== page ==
On February 25, 2012, more than twenty of the world’s dwindling number of sword swallowers “dropped swords” at Ripley’s Believe It or Not! Odditoriums worldwide to celebrate the Sixth Annual World Sword Swallower’s Day. My wife Diana and I were at the Niagara Falls, Ontario, Ripley’s with Vanessa, Canada’s celebrated female sword swallower, to watch her have a snack of cold steel.
About 1976, nineteen-year-old Toronto native Vanessa Neil left art college to classically “run away and join the circus.” She has since performed with Carnival Diablo and countless other venues—swallowing swords for much of that time. As traveling sideshows have seriously declined and only a few dozen full-time sword swallowers remain worldwide, Vanessa stands out as one of the rare female performers of the art. Indeed, she is the only female sword swallower in Canada.
Before the Ripley event occurred—at 2:25:12 p.m. to reflect the 2-25-12 date—Vanessa spoke briefly about her favorite subject. An adoring crowd that included many children moved close as she allowed her 24-inch sword to be examined.
While some suspect sword swallowing of being a trick, actually the ancient art is the real deal. Although swords with telescoping blades exist (such as those made by a Parisian magic manufacturer), they are suitable only for theatrical purposes. Real sword swallowers swallow real swords—although these have dull edges and rounded points. Vanessa jokes that the sharp variety is swallowed “only once.”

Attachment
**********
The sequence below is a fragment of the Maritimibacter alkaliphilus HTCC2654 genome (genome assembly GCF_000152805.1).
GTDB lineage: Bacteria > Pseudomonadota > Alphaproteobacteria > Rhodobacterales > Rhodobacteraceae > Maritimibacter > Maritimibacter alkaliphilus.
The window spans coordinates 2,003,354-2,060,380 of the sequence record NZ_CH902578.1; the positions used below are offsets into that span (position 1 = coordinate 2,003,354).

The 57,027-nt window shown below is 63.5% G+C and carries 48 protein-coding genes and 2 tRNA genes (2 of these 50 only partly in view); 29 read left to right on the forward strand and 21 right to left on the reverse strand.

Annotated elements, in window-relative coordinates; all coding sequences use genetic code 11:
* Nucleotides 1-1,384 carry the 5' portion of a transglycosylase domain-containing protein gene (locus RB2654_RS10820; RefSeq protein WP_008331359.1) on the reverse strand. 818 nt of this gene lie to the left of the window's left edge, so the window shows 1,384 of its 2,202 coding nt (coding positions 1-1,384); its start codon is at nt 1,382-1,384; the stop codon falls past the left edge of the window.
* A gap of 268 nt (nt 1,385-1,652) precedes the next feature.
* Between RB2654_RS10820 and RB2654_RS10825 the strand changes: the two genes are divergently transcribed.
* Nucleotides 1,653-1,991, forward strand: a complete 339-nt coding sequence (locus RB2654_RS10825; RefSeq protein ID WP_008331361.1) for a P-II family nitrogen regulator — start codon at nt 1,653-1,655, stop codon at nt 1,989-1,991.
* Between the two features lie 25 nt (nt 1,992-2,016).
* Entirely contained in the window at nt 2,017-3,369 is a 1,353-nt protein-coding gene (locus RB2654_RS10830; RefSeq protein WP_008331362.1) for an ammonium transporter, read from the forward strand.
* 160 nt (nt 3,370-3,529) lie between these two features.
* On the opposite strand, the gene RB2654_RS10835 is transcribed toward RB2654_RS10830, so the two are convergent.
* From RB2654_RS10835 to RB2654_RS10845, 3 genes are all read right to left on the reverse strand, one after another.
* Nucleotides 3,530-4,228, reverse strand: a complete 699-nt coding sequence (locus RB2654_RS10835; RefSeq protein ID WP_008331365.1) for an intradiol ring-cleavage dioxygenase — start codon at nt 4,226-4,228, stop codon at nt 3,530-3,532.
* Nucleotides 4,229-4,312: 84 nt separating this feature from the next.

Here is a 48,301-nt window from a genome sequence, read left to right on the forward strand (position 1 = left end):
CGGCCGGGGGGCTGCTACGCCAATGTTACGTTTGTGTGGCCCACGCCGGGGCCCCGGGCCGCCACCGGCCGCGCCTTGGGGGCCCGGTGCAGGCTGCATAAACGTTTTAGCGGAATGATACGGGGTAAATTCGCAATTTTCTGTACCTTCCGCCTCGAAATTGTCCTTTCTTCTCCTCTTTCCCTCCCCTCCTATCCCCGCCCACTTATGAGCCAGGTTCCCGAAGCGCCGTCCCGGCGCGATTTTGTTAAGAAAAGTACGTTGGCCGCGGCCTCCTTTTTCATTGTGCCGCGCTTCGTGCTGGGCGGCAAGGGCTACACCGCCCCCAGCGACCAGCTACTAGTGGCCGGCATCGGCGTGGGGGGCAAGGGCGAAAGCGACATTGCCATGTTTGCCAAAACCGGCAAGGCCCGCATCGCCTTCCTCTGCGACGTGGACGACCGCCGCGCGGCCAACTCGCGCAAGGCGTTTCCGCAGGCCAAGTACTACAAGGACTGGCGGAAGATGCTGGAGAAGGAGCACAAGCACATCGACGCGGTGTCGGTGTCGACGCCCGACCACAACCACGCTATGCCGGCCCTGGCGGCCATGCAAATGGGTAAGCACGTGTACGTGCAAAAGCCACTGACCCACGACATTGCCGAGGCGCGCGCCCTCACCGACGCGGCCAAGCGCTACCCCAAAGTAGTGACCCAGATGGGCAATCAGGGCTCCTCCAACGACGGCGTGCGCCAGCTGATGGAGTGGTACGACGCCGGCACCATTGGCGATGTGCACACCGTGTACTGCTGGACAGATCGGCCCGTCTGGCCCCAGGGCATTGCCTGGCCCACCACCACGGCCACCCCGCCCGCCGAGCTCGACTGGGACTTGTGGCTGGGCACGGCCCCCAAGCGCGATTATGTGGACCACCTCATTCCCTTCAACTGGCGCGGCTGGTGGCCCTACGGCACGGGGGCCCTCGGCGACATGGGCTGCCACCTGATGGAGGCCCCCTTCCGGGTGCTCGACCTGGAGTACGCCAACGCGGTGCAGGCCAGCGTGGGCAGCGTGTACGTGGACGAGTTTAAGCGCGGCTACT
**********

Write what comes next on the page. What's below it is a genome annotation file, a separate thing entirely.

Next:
The important secret is that one must conquer what is known as the “gag reflex.” One must also learn to relax the numerous pairs of muscles that normally contract to grip food, or else the throat may be cut or abraded by the blade. Except for those problems, the process is rather straightforward: There is an unobstructed passage from mouth to bottom of the stomach, and while the passage is not straight, the passing of the blade straightens it. (For more on the history and practice of the art, see my Secrets of the Sideshows, 2005.)
As Vanessa readied for the appointed moment of around-the-world simultaneous sword swallowing, some in the audience also stood open-mouthed. On signal, Vanessa thrust the sword smoothly down her throat (see photo), quickly bowed deeply, then stood straight and withdrew the blade to enthusiastic applause.
Although I have performed some carnival-style feats myself—demonstrating fire eating and fire walking, lying sandwiched between beds of nails while a cinder block was placed atop and smashed, dipping my hand in molten lead, and so on—I have avoided trying sword swallowing, which is in a class by itself. I have concluded that that is best left to such rare individuals as Canada’s remarkable Vanessa.